Transition Action

Executes after the transition to the destination is determined to be valid. If the transition consists of multiple segments, then the transition action is executed when the entire transition path to the final destination is determined to be valid. Transition actions occur after the exit actions of the source state and before the entry actions of the destination state. Precede the transition action with a /. For more information, see Condition and Transition Action Behavior.

In the preceding example, if the event E occurs and the condition [off_count==0] is true, then the transition action {Light_off()} is executed when the transition from On to Off is determined to be valid. The transition action occurs after On becomes inactive, but before Off becomes active.

Transition actions are supported only in Stateflow® charts in Simulink® models.

Valid Transitions

Usually, a transition is valid when the source state of the transition is active and the transition label is valid. Default transitions are different because there is no source state. Validity of a default transition to a substate is evaluated when there is a transition to its superstate, assuming the superstate is active. This labeling criterion applies to both default transitions and general case transitions. The following table lists possible combinations of valid transition labels.

Transition Label

Is Valid If...

Event only

That event occurs

Event and condition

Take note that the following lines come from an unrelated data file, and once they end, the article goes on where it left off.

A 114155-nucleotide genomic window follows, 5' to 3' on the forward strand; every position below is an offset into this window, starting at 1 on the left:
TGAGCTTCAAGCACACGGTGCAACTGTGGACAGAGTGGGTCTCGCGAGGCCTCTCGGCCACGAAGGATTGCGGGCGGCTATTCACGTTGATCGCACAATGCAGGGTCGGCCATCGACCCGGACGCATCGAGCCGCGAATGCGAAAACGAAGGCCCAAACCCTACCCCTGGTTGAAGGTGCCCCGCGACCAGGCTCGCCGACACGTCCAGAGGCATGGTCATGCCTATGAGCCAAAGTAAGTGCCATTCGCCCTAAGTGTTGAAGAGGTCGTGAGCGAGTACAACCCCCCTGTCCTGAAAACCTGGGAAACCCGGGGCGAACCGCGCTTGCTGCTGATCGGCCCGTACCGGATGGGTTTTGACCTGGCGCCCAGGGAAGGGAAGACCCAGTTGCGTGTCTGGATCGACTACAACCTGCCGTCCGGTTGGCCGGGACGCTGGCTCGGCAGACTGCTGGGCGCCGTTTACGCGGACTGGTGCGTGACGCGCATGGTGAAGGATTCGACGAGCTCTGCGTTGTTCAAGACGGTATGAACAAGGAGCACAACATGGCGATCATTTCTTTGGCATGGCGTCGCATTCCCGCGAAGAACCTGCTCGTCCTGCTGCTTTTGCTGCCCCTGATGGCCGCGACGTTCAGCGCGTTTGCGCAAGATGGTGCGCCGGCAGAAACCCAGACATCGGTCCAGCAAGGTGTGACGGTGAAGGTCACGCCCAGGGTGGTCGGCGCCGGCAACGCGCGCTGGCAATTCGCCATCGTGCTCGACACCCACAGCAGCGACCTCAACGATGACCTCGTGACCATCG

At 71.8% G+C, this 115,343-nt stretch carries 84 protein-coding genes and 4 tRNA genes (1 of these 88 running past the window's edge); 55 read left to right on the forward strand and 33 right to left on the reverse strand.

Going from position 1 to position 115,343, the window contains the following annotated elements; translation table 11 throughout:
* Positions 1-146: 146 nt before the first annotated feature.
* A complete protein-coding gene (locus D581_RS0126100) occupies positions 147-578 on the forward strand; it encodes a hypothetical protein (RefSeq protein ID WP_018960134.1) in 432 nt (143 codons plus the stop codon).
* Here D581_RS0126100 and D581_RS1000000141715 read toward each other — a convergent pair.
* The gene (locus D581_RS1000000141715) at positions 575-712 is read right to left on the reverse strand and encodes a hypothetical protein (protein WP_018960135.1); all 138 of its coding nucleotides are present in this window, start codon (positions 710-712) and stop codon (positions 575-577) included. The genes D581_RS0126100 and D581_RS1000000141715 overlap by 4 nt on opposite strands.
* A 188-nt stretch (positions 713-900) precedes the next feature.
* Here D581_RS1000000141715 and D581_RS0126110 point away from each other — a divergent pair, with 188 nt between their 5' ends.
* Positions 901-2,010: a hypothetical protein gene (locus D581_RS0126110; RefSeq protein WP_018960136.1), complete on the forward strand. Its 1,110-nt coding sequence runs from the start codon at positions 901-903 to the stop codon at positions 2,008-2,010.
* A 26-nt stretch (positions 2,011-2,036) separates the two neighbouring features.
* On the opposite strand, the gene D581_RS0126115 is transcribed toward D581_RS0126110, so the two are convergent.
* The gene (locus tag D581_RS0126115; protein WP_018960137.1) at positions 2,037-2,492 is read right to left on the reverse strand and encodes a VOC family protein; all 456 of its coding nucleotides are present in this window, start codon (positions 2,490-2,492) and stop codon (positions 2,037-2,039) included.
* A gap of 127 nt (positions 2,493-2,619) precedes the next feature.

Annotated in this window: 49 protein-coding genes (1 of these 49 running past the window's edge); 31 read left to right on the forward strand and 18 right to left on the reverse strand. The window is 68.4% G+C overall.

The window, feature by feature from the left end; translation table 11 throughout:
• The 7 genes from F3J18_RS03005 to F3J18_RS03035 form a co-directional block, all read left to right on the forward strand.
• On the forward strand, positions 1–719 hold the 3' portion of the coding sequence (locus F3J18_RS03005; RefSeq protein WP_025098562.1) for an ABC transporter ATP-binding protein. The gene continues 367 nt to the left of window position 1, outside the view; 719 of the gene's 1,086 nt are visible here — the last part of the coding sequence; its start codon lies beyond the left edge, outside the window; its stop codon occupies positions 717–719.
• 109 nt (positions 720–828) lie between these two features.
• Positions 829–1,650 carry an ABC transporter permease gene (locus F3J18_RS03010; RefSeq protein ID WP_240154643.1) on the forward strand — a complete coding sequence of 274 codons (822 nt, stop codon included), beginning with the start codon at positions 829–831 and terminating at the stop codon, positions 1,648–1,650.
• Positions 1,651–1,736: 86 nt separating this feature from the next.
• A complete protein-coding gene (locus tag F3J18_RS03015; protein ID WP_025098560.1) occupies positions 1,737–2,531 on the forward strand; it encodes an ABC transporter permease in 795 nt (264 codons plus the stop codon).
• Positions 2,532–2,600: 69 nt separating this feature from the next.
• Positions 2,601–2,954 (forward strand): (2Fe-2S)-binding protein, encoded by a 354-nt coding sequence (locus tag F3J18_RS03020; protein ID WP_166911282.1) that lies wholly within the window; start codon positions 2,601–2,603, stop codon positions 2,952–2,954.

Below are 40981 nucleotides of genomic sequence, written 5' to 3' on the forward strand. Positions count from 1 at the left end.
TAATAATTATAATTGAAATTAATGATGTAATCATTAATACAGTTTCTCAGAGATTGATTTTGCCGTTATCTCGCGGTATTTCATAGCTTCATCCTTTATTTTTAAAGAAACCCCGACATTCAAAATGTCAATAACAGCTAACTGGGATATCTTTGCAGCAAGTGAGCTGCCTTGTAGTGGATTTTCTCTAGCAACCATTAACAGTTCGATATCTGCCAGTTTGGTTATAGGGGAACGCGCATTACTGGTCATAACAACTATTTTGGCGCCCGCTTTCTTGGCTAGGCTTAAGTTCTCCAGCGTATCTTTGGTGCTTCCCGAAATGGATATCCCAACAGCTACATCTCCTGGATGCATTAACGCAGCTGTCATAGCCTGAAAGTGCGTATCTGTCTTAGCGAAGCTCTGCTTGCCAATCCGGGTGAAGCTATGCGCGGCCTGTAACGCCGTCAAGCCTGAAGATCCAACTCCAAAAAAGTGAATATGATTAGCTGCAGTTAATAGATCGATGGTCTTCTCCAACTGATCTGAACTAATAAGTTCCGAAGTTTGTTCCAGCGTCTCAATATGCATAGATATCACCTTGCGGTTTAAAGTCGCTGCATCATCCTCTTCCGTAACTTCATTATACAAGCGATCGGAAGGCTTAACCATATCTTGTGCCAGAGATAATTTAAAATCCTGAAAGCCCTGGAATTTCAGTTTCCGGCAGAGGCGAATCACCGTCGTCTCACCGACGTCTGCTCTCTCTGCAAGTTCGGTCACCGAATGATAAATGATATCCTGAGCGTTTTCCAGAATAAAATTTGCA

That event occurs and the condition is true

Message only

That message occurs

Message and condition

That message occurs and the condition is true

Condition only

Any event occurs and the condition is true

Action only

Any event occurs

Not specified

Any event occurs

Transition Connections

Transitions to and from Exclusive (OR) States

This example shows simple transitions to and from exclusive (OR) states.

The following transition...Is valid when...
B to AState B is active and the event E1 occurs.
A1 to A2State A1 is active and event E2 occurs.

See Transition Between Exclusive States for more information on the semantics of this notation.

Transitions to and from Junctions

The following chart shows transitions to and from connective junctions.

The chart uses temporal logic to determine when the input u equals 1.

If the input equals 1...A transition occurs from...
Before t = 2Start to Fast
Between t = 2 and t = 5Start to Good
After t = 5Start to Slow

For more information about temporal logic, see Control Chart Execution by Using Temporal Logic. For more information on the semantics of this notation, see Transition from a Common Source to Multiple Destinations.

Transitions to and from Exclusive (OR) Superstates

This example shows transitions to and from an exclusive (OR) superstate and the use of a default transition.

The chart has two states at the highest level in the hierarchy, Power_off and Power_on. By default, Power_off is active. The event Switch toggles the system between the Power_off and Power_on states. Power_on has three substates: First, Second, and Third. By default, when Power_on becomes active, First also becomes active. When Shift equals 1, the system transitions from First to Second, Second to Third, Third to First, for each occurrence of the event Switch, and then the pattern repeats.

For more information on the semantics of this notation, see Control Chart Execution by Using Default Transitions.

Transitions to and from Substates

The following example shows transitions to and from exclusive (OR) substates.

For details on how this chart works, see Debounce Signals with Fault Detection. For information on the semantics of this notation, see Transition from a Substate to a Substate with Events.

Related Topics